MINT scholars explore the marketing challenges generated by AI systems in terms of human creativity and business creativity with the idea to develop discussion around the implications of AI systems on customer engagement.
One of the MINT study aims to theorize the neoliberal governance failure of mobilizing consumers to take responsibility for properly managing their household waste. Preliminary analysis demonstrates that neoliberal waste governance leads consumers to keep waste in their homes by superimposing consumer waste responsibilities (i.e., eliminate waste to minimise contamination, recycle to help industrial growth; prevent waste to preserve the environment), heightening fear of loss of control, and providing waste pathways (infrastructures or networks to move waste) that are inflexible and sometimes destructive.
A MINT study examines advertising as a vehicle for compassion organizing in a crisis situation. Integrating what it is known about corporate advertising, particularly as a crisis communication strategy, with insights from organisational studies on the process of compassion organising, the study offers a strategic framework for brands to communicate and configure resources to navigate social crises.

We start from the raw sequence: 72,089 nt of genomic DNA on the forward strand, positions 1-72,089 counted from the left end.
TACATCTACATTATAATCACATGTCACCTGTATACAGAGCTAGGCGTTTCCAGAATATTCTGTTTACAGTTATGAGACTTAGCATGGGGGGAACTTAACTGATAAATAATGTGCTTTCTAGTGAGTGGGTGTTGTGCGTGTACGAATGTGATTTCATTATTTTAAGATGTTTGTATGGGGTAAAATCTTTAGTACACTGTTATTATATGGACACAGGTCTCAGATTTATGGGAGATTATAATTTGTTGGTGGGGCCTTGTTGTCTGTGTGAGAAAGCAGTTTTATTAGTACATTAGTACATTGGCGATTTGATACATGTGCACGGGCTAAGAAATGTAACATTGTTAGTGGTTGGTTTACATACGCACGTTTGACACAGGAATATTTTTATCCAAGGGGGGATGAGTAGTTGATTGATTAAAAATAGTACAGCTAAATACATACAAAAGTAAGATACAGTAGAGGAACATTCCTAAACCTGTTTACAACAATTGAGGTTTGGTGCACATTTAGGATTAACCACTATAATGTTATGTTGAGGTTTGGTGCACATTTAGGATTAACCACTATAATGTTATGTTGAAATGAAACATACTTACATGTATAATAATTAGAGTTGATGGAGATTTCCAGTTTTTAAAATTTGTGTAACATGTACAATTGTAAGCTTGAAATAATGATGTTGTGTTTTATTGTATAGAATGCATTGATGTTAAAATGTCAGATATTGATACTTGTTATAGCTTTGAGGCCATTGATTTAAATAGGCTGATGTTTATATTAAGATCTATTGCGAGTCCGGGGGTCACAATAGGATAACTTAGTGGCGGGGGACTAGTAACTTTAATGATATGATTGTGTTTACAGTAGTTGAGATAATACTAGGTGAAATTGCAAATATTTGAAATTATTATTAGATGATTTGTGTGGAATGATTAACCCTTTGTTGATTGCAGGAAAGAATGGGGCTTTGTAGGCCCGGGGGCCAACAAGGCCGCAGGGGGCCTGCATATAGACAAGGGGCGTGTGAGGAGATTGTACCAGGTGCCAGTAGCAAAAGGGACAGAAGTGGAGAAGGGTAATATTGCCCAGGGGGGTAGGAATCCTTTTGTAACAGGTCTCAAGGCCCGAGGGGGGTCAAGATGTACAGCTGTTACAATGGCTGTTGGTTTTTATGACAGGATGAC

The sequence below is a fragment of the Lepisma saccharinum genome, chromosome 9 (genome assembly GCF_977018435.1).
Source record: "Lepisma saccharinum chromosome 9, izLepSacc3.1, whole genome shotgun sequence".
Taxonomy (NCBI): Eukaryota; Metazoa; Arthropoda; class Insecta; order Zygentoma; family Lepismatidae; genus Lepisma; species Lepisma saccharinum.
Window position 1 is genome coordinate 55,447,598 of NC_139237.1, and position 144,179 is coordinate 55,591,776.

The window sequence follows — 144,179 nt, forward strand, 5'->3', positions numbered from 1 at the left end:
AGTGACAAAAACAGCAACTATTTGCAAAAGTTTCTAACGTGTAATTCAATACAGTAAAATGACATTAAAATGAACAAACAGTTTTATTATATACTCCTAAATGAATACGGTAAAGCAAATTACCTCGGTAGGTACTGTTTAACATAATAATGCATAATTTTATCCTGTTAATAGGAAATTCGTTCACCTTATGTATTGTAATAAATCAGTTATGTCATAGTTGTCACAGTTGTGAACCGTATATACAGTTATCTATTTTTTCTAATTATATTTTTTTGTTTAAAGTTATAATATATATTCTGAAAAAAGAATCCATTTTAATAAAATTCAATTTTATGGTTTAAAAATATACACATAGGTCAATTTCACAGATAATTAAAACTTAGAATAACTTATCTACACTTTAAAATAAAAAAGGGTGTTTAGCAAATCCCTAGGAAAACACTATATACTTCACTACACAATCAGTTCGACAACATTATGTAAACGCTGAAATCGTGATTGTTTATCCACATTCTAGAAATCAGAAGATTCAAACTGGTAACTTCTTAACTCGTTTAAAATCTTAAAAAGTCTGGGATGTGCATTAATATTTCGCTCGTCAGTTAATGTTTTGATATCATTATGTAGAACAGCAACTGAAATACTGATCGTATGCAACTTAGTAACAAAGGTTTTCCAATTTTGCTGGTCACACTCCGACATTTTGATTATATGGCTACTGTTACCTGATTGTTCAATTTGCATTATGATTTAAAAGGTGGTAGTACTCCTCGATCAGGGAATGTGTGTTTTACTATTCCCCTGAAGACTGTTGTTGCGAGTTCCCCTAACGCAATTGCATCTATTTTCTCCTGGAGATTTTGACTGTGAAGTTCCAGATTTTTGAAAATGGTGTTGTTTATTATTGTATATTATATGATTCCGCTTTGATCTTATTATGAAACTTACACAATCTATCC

A MINT study in collaboration with the University of Michigan explores the conditions in which corporate misconduct (in regard to health and climate change) causes outrage amongst consumers, consequently eliciting negative moral emotions. Moreover, it discusses the capacity of said negative moral emotions to energise consumer decisions and action tendencies to retaliate against “offending” companies.
MINT authors are studying the adaptation of five established religious schools to the marketisation —the entry of the market logic into a field originally insulated from it— of education in Brazil. This piece of research is conducted in collaboration with the Brazilian Jesuit Educational Network.